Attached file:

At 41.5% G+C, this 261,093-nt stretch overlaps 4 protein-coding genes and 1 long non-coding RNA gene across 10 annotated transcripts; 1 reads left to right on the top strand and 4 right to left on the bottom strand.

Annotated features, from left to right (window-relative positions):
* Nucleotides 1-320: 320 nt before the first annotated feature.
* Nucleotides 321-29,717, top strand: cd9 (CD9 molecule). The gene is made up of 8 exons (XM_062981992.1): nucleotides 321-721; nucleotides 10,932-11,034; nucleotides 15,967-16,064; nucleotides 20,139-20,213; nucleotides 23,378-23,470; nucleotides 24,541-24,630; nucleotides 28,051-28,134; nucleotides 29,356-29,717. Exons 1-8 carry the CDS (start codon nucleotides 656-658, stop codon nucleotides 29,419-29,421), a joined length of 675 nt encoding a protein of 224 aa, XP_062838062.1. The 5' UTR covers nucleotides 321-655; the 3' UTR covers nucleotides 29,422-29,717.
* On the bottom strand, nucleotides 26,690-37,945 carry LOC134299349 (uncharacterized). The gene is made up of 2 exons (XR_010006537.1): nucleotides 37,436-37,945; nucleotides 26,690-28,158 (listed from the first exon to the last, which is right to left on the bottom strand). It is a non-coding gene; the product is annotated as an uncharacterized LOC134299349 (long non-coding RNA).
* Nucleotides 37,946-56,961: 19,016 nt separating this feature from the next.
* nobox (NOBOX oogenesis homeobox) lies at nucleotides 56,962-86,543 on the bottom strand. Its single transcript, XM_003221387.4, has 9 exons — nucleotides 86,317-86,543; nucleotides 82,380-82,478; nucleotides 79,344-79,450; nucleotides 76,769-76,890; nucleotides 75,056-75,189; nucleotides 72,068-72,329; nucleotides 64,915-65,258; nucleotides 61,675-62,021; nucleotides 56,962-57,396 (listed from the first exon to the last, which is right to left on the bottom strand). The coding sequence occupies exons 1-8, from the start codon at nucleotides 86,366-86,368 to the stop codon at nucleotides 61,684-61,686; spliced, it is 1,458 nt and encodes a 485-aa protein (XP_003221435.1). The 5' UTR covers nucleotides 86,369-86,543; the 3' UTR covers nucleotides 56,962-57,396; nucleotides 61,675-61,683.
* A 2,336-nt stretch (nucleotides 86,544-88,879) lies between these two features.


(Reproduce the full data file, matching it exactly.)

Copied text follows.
At 41.5% G+C, this 261,093-nt stretch overlaps 4 protein-coding genes and 1 long non-coding RNA gene across 10 annotated transcripts; 1 reads left to right on the top strand and 4 right to left on the bottom strand.

Annotated features, from left to right (window-relative positions):
* Nucleotides 1-320: 320 nt before the first annotated feature.
* Nucleotides 321-29,717, top strand: cd9 (CD9 molecule). The gene is made up of 8 exons (XM_062981992.1): nucleotides 321-721; nucleotides 10,932-11,034; nucleotides 15,967-16,064; nucleotides 20,139-20,213; nucleotides 23,378-23,470; nucleotides 24,541-24,630; nucleotides 28,051-28,134; nucleotides 29,356-29,717. Exons 1-8 carry the CDS (start codon nucleotides 656-658, stop codon nucleotides 29,419-29,421), a joined length of 675 nt encoding a protein of 224 aa, XP_062838062.1. The 5' UTR covers nucleotides 321-655; the 3' UTR covers nucleotides 29,422-29,717.
* On the bottom strand, nucleotides 26,690-37,945 carry LOC134299349 (uncharacterized). The gene is made up of 2 exons (XR_010006537.1): nucleotides 37,436-37,945; nucleotides 26,690-28,158 (listed from the first exon to the last, which is right to left on the bottom strand). It is a non-coding gene; the product is annotated as an uncharacterized LOC134299349 (long non-coding RNA).
* Nucleotides 37,946-56,961: 19,016 nt separating this feature from the next.
* nobox (NOBOX oogenesis homeobox) lies at nucleotides 56,962-86,543 on the bottom strand. Its single transcript, XM_003221387.4, has 9 exons — nucleotides 86,317-86,543; nucleotides 82,380-82,478; nucleotides 79,344-79,450; nucleotides 76,769-76,890; nucleotides 75,056-75,189; nucleotides 72,068-72,329; nucleotides 64,915-65,258; nucleotides 61,675-62,021; nucleotides 56,962-57,396 (listed from the first exon to the last, which is right to left on the bottom strand). The coding sequence occupies exons 1-8, from the start codon at nucleotides 86,366-86,368 to the stop codon at nucleotides 61,684-61,686; spliced, it is 1,458 nt and encodes a 485-aa protein (XP_003221435.1). The 5' UTR covers nucleotides 86,369-86,543; the 3' UTR covers nucleotides 56,962-57,396; nucleotides 61,675-61,683.
* A 2,336-nt stretch (nucleotides 86,544-88,879) lies between these two features.